The Notorious Schutzstaffel (SS): Protectors of Hitler

Hitler established the Schutzstaffel as his private protection squadron, which later grew into a fleet of powerful Nazi members who carried out the mass murders of the Holocaust.

Aug 23, 2022By Amy Hayes, BA History w/ English minor
Schutzstaffel
Adolph Hitler (right) with Heinrich Himmler (center) watching Schutzstaffel troops march in a parade in Nuremberg courtesy of Estelle Bechoefer, 1938, via United States Holocaust Museum, Washington DC

 

The Schutzstaffel was a Nazi security squadron established by Adolf Hitler before the start of World War II. As Hitler gained more support and rose to power, the Schutzstaffel became a leading force in carrying out the plans of the Nazi regime. Schutzstaffel personnel had several responsibilities that involved gathering intelligence from political and racial enemies, protecting Hitler and other Nazi leaders, and committing mass murder.

 

Hitler Rises to Power & Creates the Schutzstaffel

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Hitler standing in front of a crowd of Sturmabteilung SA paramilitary members during a rally by Heinrich Hoffmann, 1933, via United States Holocaust Memorial Museum, Washington DC

 

The origins of the Schutzstaffel (SS) are rooted in the deep despair of Germany’s loss in World War I. The Treaty of Versailles, signed at the end of the war, ultimately demanded that Germany and other Central Powers take full responsibility for the war, pay major reparations, and accept territorial losses and military reductions. Many German youths and right-wing extremists who fought in WWI were enraged at the restrictions and punishments of the treaty.

 

Germany’s economy took a major blow with a $33 billion bill for war reparations. This amount of money today would equal approximately $557 billion. Unhappy with the Weimar Republic, right-wing extremists began to form organized groups. This resulted in the creation of the Organization Consul, a radical nationalist group that committed hundreds of political murders in the early 1920s. It would later combine with the National Socialist Party to create the Nazi Party.

 

Hitler became a popular leader among individuals who believed that the Weimar Republic’s structure was weak and lacked leadership. The Nazi Party wanted to create a powerful political system that didn’t involve any persons who were not considered to be pure German, often referred to as the Aryan race. By 1923, the party had grown substantially.

 

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A private army, called the Sturmabteilung (SA), was created for the Nazi Party. Hitler tried to use the SA to overthrow part of the Bavarian government, but failed. He ended up in the Landsberg Prison for a year. During this time, he wrote part of his famous autobiography, Mein Kampf. After he was released, Hitler established the Schutzstaffel in 1925.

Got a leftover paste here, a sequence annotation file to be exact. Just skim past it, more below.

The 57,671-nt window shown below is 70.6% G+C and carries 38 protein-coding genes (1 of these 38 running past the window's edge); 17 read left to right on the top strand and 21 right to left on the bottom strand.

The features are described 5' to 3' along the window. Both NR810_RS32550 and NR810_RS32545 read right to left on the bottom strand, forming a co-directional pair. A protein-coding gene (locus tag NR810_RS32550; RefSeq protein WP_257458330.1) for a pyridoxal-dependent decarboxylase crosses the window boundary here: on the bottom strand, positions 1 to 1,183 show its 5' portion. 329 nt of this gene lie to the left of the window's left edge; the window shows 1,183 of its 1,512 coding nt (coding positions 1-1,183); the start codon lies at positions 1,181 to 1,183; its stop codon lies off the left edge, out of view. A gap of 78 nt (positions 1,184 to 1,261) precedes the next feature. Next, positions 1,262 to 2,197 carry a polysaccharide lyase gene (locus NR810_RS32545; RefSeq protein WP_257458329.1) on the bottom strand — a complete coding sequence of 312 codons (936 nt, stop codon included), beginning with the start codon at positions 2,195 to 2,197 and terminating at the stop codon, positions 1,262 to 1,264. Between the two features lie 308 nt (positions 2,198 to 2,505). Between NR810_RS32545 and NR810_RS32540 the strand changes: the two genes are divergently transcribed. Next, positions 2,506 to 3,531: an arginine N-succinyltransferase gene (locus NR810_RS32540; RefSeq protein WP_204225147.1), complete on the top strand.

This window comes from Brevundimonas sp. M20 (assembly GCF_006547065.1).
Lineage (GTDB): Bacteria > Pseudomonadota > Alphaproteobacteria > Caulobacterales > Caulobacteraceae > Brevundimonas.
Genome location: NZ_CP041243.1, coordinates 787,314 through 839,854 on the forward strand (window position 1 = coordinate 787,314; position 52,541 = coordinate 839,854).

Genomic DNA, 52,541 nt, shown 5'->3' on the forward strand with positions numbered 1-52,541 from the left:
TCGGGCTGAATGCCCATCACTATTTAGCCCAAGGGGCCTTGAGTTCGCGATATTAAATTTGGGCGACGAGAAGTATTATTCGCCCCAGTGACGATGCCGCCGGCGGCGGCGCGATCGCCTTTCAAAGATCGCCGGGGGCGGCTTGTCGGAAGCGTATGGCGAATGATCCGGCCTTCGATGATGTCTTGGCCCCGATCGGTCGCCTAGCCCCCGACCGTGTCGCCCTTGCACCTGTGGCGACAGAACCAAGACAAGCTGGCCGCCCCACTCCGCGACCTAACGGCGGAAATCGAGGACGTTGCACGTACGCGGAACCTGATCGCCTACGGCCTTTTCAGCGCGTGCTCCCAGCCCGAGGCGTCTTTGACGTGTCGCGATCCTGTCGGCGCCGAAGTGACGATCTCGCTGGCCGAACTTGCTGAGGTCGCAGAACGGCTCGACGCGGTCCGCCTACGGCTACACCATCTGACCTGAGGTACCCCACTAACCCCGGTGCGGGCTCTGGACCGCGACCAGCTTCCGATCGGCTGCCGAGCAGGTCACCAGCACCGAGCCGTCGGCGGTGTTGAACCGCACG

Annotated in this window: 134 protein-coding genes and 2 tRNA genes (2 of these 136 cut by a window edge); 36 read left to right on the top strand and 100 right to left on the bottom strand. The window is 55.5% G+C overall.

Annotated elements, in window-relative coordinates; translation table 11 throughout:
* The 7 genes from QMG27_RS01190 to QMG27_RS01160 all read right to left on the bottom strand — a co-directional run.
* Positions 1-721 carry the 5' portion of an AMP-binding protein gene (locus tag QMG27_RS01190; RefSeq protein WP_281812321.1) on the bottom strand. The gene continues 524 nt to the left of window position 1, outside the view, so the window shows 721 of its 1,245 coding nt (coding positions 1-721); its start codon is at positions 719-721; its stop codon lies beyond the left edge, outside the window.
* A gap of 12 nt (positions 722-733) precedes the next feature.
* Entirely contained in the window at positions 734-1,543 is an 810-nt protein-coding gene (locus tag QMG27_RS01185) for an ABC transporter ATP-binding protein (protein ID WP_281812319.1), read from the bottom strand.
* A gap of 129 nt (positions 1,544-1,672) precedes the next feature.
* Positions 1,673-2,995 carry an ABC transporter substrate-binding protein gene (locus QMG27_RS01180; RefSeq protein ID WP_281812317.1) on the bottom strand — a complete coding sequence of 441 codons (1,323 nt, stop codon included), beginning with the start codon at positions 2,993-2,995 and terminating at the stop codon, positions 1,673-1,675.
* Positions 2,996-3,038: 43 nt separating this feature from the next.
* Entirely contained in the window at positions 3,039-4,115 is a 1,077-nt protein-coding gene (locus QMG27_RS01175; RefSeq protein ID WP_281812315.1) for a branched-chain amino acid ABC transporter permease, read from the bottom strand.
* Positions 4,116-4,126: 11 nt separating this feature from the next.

The Schutzstaffel Before the Start of World War II

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Schutzstaffel men in uniform waiting for inspection courtesy of Estelle Bechoefer, via United States Holocaust Memorial Museum, Washington DC

 

When it was first established, the Schutzstaffel only consisted of a few hundred men. It was designed to be Hitler’s official bodyguard unit and had security-related responsibilities. This would quickly change, however, as the Nazi Party gained more power and support over the next few years. The SS would eventually play a major role in the “Final Solution to the Jewish Question,” which involved the murder of Jews on a massive scale.

 

Hitler appointed Heinrich Himmler as the leader of the SS in 1929. At this time, there were approximately 250 Schutzstaffel. Himmler quickly became one of the most notorious leaders involved in the Holocaust and who worked alongside Hitler. Himmler quickly got started on transforming the SS into a more elite group that aligned with Hitler’s goals for the Nazi regime.

 

As the Nazi Party grew, Himmler created more SS sub-units. In mid-1931, he created the Sicherheitsdienst (SD), or Security Service. Later that same year, he created the SS Race and Settlement Office to identify SS eligibility for those who wanted to join. Within just four years after its creation, the SS grew from a few hundred men to more than 50,000.

 

In the summer of 1934, the SS gained power as Hitler established it as an independent organization. SS men were given a new responsibility of overseeing concentration camp system operations. The Reich Security Main Office (RSHA) was created shortly after the start of WWII, which accomplished one of Himmler’s main goals of combining the Security Police and the SD. The Security Police consisted of the Gestapo and Kripo, which were the political and criminal police. Numerous SS officers also held police leadership positions.